Spring 1964 • Vol. XXVI No. 2 Poetry |

Learning by Doing

"constructive technological destructiveness"—Marcuse, Eros & Civilization They're taking down a tree at the front door, The power saw is snarling at some nerves, Whining at others. Now and then it grunts, And sawdust falls like snow or a drift of seeds. Rotten, they tell us, at the fork, and one Big wind would bring it down. So what they do They do, as usual, to do us good. Whatever cannot carry its own weight Has got to go, and so on; you expect To hear them talking next about survival And the values of a free society. For in the explanations people give On these occasions there is generally some Mean-spirited moral point, and everyone Privately wonders if his neighbors plan To saw him up before he falls on them. Maybe a hundred years in sun and shower Dismantled in a morning and let down Out of itself a finger at a time And then an arm, and so down to the trunk, Until there's nothing left to hold on to Or snub the splintery holding rope around, And where those big gree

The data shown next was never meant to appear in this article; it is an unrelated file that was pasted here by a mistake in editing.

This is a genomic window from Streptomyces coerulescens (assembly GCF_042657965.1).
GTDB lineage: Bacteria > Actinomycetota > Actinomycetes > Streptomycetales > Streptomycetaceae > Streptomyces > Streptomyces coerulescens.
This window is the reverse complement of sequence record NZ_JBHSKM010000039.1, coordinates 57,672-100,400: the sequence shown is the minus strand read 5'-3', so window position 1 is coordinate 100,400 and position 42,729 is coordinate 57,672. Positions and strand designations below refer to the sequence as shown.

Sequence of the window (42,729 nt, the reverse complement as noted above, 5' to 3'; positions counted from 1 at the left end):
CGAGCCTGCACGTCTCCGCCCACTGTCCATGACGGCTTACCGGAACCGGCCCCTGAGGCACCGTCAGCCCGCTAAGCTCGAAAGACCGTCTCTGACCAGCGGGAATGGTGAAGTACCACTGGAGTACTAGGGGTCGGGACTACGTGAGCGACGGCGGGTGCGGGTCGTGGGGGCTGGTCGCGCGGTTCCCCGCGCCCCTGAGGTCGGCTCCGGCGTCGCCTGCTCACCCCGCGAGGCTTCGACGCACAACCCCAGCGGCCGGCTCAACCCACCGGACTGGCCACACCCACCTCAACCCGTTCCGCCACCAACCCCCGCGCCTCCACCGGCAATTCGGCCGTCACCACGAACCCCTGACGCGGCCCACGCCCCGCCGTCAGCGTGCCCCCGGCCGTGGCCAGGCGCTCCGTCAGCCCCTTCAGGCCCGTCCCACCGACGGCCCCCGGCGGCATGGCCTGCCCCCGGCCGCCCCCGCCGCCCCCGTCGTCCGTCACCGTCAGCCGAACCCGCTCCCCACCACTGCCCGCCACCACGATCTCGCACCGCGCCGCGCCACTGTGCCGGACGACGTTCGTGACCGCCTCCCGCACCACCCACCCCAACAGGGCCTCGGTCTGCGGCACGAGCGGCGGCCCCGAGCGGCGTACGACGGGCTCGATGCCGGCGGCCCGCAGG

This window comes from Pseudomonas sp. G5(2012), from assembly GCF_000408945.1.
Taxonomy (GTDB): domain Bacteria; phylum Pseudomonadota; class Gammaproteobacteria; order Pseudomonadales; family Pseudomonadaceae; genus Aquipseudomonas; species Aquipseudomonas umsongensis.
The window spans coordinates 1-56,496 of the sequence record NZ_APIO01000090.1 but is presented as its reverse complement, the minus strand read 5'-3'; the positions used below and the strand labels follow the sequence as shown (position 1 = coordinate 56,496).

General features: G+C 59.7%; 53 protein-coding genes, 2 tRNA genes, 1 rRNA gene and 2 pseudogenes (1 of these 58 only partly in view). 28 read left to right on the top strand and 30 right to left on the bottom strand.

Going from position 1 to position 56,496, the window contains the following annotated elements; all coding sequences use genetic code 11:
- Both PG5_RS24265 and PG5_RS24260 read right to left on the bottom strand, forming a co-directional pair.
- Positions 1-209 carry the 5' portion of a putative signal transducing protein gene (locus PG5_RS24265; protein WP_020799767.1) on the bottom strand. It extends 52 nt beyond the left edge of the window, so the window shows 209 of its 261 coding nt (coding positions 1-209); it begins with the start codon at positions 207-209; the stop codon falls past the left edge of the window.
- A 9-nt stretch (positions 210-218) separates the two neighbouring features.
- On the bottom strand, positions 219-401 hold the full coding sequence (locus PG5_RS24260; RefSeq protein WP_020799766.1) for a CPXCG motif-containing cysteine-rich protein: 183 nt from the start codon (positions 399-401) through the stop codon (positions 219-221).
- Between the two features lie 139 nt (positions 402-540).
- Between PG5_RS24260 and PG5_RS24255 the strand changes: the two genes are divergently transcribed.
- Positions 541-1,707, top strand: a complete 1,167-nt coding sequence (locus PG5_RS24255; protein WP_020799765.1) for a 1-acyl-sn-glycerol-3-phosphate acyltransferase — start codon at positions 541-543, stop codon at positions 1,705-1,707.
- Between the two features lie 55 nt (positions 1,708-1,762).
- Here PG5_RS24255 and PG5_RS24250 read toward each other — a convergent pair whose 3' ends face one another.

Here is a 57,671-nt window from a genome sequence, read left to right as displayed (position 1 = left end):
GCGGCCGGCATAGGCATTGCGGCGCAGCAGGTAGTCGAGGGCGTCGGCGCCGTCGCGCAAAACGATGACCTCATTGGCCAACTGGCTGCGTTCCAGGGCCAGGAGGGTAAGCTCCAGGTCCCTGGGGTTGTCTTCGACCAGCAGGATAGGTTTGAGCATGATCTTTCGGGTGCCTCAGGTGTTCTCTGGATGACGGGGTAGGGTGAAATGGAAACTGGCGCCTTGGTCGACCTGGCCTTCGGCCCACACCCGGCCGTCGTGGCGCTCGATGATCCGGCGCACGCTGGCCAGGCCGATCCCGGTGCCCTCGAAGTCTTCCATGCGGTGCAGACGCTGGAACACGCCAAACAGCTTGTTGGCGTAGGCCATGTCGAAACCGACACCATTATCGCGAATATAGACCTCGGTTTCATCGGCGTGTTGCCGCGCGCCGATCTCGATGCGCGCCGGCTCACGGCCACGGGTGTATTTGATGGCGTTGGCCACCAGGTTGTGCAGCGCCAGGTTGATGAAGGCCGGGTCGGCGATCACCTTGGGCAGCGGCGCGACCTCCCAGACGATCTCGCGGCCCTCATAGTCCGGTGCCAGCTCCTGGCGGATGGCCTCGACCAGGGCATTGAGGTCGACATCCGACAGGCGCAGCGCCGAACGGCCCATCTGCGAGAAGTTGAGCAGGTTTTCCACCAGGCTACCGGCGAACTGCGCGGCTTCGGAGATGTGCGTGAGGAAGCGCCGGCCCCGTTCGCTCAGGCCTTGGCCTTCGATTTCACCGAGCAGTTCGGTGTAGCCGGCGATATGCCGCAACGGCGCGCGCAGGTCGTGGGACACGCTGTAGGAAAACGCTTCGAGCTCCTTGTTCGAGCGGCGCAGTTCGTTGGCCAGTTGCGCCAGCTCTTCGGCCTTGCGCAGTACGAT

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To Dante

By Howard Nemerov

"constructive technological destructiveness"—Marcuse, Eros & Civilization They're taking down a tree at the front door, The power saw is snarling at some nerves, Whining at others. Now and then it […]

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